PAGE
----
Nothing inspires employee loyalty and engagement like knowing that your senior leaders care about you as a human being; that you are not just another cog in the machine or a number in their financials.
Clear direction, trust, empathy and compassion quickly became critical leadership qualities during Covid-19. And it’s these same characteristics that helped my client achieve such an outstanding increase in employee engagement.
Following my client’s results, it’s not surprising that the survey statements which had the greatest impact on employee engagement were:
Moreover, we can see signs of positive leadership and engagement in the comments employees included in their survey response, such as:
In this successful organisation, the most improved survey statements since 2019 were linked to communication effectiveness:
Being highly visible and practicing care-based leadership is crucial during uncertain times. With effective, open communication, leaders reinforce transparency and trustworthiness in the organisation.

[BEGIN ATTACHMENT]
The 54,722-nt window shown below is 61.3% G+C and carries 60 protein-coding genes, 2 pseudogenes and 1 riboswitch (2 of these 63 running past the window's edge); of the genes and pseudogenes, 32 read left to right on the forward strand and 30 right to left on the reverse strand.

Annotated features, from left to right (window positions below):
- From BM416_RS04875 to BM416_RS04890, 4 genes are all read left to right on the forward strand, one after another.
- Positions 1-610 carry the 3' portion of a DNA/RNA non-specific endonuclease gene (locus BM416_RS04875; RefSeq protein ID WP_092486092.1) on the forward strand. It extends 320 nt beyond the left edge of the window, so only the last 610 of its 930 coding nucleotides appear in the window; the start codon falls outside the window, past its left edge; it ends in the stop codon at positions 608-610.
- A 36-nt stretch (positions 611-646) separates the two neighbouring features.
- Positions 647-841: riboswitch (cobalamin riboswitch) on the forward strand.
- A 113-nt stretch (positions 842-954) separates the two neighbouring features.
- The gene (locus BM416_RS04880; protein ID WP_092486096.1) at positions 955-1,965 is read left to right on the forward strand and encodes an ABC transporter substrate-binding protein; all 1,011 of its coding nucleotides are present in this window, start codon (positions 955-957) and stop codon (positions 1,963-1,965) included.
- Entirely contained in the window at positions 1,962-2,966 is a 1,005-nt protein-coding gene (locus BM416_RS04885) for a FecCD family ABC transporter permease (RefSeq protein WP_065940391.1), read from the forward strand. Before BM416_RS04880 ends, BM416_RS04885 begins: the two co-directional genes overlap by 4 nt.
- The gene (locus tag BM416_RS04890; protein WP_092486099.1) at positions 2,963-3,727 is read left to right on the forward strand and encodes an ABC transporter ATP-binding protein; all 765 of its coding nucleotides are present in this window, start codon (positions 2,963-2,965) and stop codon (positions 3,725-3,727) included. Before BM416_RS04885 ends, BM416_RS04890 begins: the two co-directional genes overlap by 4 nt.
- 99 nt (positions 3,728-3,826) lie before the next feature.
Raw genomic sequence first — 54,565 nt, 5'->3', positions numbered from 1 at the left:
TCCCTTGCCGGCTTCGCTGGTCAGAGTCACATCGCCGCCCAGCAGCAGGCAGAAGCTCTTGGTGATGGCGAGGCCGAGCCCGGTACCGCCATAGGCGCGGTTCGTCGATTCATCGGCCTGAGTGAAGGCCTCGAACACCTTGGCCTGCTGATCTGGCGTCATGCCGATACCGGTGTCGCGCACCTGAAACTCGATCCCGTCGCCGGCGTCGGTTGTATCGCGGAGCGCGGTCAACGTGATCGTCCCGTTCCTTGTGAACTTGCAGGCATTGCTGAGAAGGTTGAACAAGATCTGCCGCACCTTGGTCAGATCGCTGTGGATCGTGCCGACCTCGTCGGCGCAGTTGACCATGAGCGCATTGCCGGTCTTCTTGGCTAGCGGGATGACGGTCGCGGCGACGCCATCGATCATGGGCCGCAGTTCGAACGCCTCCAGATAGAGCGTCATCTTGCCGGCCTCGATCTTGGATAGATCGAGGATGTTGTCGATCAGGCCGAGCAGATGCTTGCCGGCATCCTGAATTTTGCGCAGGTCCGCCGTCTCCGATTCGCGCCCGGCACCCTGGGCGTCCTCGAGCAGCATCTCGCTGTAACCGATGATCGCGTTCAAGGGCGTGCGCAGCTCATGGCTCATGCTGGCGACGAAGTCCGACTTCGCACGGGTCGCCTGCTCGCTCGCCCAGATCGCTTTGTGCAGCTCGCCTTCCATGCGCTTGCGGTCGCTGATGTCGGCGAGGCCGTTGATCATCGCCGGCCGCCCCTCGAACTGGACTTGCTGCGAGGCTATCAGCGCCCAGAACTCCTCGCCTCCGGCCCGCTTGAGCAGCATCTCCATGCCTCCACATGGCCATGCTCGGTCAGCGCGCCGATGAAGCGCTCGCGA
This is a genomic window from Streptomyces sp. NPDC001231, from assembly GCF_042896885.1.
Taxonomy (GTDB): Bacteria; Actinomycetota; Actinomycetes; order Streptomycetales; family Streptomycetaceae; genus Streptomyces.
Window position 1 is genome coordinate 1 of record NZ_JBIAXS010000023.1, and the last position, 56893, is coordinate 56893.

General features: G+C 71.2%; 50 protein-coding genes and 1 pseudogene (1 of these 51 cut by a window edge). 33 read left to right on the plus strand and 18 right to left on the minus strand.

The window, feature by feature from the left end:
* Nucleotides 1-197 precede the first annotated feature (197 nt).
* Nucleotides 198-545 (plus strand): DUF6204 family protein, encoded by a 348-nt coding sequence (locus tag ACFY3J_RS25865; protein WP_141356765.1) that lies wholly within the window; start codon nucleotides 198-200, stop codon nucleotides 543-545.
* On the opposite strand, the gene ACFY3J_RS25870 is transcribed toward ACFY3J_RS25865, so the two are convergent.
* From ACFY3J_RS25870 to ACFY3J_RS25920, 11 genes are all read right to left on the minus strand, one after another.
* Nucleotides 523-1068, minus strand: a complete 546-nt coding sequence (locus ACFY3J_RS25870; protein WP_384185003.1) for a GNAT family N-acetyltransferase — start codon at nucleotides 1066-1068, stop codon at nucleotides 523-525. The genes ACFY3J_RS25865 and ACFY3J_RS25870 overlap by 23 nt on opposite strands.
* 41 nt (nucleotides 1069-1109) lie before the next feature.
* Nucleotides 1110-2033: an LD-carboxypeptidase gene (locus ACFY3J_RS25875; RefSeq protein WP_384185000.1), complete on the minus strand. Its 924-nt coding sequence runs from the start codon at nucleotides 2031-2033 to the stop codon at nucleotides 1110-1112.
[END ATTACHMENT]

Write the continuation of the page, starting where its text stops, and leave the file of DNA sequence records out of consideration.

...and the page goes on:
Here’s what some of my client’s employees had to say:
Globally, there’s been a clamouring for companies to be more socially conscious, and for businesses to go back to their most fundamental purpose: Making a positive impact on people’s lives and society at large.
Many organisations who decided to continue putting profits first, rather than people or purpose, have found their cost-cutting and personnel reduction tactics having dire consequences on their people’s long-term engagement levels. In some cases, it’s sadly meant the end of their business.
As an HR leader, not daring to survey your employees in times of crisis can have devastating consequences on the success of the organisation – even when we foresee negative feedback or potentially problematic comments and scores.
Something as simple as a monthly pulse survey will allow you and your senior leadership team to monitor, evaluate and quantify any potential engagement risk in the organisation. Especially when our workforce is remote, the data obtained from your employee engagement survey can be an invaluable resource for navigating uncertainty and taking the appropriate action in real-time.